Routing in pedestrian dynamics simulations refers to the process of determining how individuals navigate through a physical environment, such as a street, building, or public space. In JuPedSim this consists of two fundamental parts:

  • Route planning:

    Route planning models the decision-making process of the agents on their route through the simulation. On base of the underlying route, the target of the agents is distinguished. These may include condition-based decisions, where the way of different agents on the same route may differ.

  • Way finding:

    Wayfinding is the process by which agents decide on a route to reach their target. This process typically considers factors like the agent’s goal (target), the layout of the environment, available pathways, and the agent’s knowledge of the surroundings.

For more information how this can be included in a JuPedSim simulation, and what the underlying principles are, see the following sections.

Route planning#

For modeling complex scenarios in which the agents will move through different specific targets on their way, it is possible to define routes. These routes are modeled as a network (so called Journeys), consisting of:

  • targets as nodes (so called Stages) ,

  • directed connections between these targets, indicating the next target, as edges (so called Transitions),

The illustration of such a network can be seen below:

A graphical representation of a directed graph.

Graphical representation of the underlying routing network of a more complex simulation. Each circle represents an intermediate stage, while the arrows the corresponding transitions.#

In the following sections, we will explain how to set-up such Journeys in JuPedSim.


In JuPedSim, a stage refers to an interim target that the agent aims to reach. When a stage is reached, the agent will wait for its completion and then continue to the next stage. A stage may already count as completed when the stage is reached or when some condition is fulfilled. The various types of stages will be explained below.


All stages added to the simulation need to be inside the walkable area. This needs to be uphold when the geometry is changed.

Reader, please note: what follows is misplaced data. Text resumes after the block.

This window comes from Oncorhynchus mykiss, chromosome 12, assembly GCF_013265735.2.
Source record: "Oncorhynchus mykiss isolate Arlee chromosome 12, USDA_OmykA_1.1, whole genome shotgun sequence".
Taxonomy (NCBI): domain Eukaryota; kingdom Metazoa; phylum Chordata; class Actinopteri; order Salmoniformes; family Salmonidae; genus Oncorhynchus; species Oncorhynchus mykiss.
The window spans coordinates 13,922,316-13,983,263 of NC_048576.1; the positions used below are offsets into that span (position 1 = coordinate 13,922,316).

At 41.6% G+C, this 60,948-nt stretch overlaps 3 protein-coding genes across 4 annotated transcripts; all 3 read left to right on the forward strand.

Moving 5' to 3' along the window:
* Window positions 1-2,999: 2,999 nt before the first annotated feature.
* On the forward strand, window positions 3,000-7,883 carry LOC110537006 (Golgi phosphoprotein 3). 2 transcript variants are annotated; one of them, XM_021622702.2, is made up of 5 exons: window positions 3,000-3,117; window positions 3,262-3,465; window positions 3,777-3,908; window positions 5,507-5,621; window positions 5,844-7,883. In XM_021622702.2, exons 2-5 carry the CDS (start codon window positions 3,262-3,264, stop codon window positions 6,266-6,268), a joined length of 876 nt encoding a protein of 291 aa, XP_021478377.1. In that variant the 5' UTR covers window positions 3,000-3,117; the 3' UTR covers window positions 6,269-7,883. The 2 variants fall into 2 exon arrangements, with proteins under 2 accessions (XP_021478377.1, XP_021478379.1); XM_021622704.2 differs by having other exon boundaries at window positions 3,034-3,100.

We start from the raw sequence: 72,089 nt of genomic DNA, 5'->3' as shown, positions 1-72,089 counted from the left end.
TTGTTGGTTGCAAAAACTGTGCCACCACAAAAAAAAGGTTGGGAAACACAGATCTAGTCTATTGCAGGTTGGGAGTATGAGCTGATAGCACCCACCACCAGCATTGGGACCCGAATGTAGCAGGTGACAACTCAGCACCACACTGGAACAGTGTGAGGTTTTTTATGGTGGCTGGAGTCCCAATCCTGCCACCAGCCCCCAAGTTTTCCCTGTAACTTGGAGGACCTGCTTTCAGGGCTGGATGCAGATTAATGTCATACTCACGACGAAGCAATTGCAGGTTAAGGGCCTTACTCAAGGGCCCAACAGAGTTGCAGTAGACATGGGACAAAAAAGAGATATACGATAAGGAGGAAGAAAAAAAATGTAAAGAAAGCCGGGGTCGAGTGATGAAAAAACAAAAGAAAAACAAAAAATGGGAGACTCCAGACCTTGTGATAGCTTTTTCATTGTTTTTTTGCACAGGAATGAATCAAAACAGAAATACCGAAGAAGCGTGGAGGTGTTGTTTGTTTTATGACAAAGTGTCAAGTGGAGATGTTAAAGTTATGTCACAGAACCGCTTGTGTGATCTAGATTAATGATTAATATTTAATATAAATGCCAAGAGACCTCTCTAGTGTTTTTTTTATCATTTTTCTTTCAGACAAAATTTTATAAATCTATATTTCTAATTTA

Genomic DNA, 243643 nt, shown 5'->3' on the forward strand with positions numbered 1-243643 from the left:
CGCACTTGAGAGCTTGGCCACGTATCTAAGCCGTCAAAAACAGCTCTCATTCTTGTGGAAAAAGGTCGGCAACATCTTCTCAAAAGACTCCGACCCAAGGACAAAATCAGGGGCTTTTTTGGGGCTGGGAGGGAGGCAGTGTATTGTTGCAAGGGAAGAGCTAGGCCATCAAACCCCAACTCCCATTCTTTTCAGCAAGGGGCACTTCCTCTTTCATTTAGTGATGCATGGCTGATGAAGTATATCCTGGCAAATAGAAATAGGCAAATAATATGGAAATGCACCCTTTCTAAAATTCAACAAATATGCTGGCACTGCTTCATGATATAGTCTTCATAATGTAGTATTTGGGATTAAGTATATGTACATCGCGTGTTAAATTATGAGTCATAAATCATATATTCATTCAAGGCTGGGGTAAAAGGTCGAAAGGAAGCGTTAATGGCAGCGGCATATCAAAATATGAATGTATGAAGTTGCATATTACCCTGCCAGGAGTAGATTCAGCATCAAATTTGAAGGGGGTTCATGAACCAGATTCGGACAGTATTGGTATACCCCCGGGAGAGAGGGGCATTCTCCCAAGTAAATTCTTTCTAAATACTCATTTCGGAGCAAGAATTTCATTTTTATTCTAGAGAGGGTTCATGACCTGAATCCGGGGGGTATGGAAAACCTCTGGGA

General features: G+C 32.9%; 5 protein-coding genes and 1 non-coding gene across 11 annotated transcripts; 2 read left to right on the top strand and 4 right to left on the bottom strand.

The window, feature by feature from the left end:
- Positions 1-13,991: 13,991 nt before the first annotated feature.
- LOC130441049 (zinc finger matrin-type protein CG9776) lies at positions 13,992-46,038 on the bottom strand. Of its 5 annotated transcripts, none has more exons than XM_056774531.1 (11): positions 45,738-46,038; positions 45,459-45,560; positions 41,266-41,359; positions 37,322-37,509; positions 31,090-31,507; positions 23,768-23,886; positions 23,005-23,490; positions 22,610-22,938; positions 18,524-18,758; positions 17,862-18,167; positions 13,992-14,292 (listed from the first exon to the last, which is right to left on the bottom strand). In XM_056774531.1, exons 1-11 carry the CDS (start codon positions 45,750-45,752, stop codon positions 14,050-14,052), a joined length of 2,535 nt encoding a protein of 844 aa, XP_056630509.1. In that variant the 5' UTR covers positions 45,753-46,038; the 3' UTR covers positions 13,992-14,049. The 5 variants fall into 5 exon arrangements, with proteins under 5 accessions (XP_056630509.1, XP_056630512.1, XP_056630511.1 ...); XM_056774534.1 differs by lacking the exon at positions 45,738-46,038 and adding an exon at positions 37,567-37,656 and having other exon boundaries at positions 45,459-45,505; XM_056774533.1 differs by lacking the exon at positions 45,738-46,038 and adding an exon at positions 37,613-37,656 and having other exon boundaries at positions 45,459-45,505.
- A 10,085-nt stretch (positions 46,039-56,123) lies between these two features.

The most fundamental kind of stage is a Waypoint. It represents a target the agent needs to reach. For the way finding, the agent always targets the Waypoint directly. A Waypoint is considered completed once agents arrive within a designated distance from the defined Waypoint. The figure below shows how a Waypoint is used in the simulation. Here the center (colored orange) represents the Waypoint, and the surrounding blue area indicates the zone an agent must enter to complete the stage.

A dot representing the Waypoint, with an circle around it, depicting the area an agent needs to enter to complete the stage.

Representation of a Waypoint (colored orange) with the given distance (orange line).#

A Waypoint at \((0.6, -1.4)\) with an accepted distance of 2m can be added to the simulation via:

waypoint_id = simulation.add_waypoint_stage([0.6, -1.4], 2)


An other stage type is the Exit. As the name suggests, this stage models the exits within the simulation. The ExitStage designates an area where agents are marked for removal from the simulation upon their arrival. The removal itself is done at the beginning of the next iteration step. As a target the agents will aim for the center of the exit polygon.


Agents will be removed from the simulation when they reach the designated exit area.

A polygon representing the exit area is shown in blue, with the center highlighted in orange.

Representation of an Exit (colored blue). The agents will aim for the center (colored orange).#

An exit located in the polygon \((-0.2, -1.9), (0.2, -1.9), (0.2, -1.7), (-0.2, -1.7)\) can be added to the simulation via:

# create exit from coordinates
exit_id = simulation.add_exit_stage([(-0.2, -1.9), (0.2, -1.9), (0.2, -1.7), (-0.2, -1.7)])

# create exit from shapely.Polygon
exit_polygon = shapely.Polygon([(-0.2, -1.9), (0.2, -1.9), (0.2, -1.7), (-0.2, -1.7)])
exit_id = simulation.add_exit_stage(exit_polygon)